Important Announcement

See here for an important message regarding the community which has become a read-only site as of October 31.

 
Pause Switch to Standard View A Really Hot Topic
Show More
Loading...
Flag Stardove December 4, 2011 12:50 PM EST
Are Dead People Our Next Renewable Energy Source?

A crematorium in the United Kingdom recently announced that it would use heat from its burners to produce electricity and bring down its energy costs.

In Britain, crematoriums are a major source of air pollution from the mercury in dental fillings. The government has mandated that all such establishments cut their emissions in half by next year and eliminate them altogether by the end of the decade.

Durham Crematorium decided to take the required renovation as an opportunity to reduce its utility bills as well as its toxic emissions.


A dead heat - crematorium to sell power for National Grid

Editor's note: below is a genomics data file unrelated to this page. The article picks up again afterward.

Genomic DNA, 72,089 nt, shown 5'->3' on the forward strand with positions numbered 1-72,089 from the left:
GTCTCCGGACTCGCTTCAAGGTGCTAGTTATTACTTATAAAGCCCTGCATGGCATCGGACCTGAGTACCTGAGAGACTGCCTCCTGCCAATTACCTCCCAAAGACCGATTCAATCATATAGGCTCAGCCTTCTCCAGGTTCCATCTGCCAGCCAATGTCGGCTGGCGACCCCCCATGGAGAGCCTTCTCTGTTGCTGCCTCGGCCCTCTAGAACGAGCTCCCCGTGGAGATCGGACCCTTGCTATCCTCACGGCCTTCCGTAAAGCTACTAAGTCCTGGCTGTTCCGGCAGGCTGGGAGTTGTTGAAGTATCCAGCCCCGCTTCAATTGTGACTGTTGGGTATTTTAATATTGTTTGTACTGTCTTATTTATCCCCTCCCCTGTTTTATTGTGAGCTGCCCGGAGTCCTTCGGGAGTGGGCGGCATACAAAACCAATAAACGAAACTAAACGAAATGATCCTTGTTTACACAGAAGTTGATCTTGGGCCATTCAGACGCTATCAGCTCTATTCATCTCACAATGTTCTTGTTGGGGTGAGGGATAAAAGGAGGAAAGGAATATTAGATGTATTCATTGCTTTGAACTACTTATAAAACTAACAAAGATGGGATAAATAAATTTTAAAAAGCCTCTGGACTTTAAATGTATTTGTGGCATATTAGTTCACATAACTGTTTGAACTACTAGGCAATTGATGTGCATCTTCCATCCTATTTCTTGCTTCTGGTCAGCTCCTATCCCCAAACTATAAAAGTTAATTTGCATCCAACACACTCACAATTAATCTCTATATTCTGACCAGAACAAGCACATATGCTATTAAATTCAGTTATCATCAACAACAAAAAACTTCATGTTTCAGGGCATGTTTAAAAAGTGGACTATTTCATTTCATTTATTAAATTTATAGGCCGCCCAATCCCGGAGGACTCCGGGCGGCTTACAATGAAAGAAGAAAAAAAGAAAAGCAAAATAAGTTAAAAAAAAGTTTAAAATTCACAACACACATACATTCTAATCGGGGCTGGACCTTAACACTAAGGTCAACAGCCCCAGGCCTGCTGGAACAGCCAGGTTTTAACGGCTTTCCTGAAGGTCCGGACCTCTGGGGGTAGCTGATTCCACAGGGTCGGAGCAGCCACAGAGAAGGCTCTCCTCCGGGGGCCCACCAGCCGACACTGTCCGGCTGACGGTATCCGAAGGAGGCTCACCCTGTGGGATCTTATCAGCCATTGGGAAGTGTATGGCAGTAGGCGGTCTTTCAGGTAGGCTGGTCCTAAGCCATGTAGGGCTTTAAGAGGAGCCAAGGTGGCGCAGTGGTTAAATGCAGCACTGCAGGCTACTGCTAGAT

A crematorium is planning to become the first in the UK to generate electricity to sell to the National Grid - by using heat from its furnaces.

Durham Crematorium wants to install turbines in two of its burners, which would use the heat generated during the cremation process to provide the same amount of electricity as would power 1,500 televisions.

A third burner is to be used to provide heating for the site's chapel and its offices.

More at links.

With the cost of a funerals it seems more people are choosing cremation for their loved ones or people are making sure cremation is what happens when they die.


Why are more and more people getting cremated rather than buried?

Click on link for some answers to this question on Yahoo.

Flag mainecaptain December 4, 2011 1:01 PM EST

If I am understanding this correctly, I kind of like the idea. I don't mind helping create energy with my remains.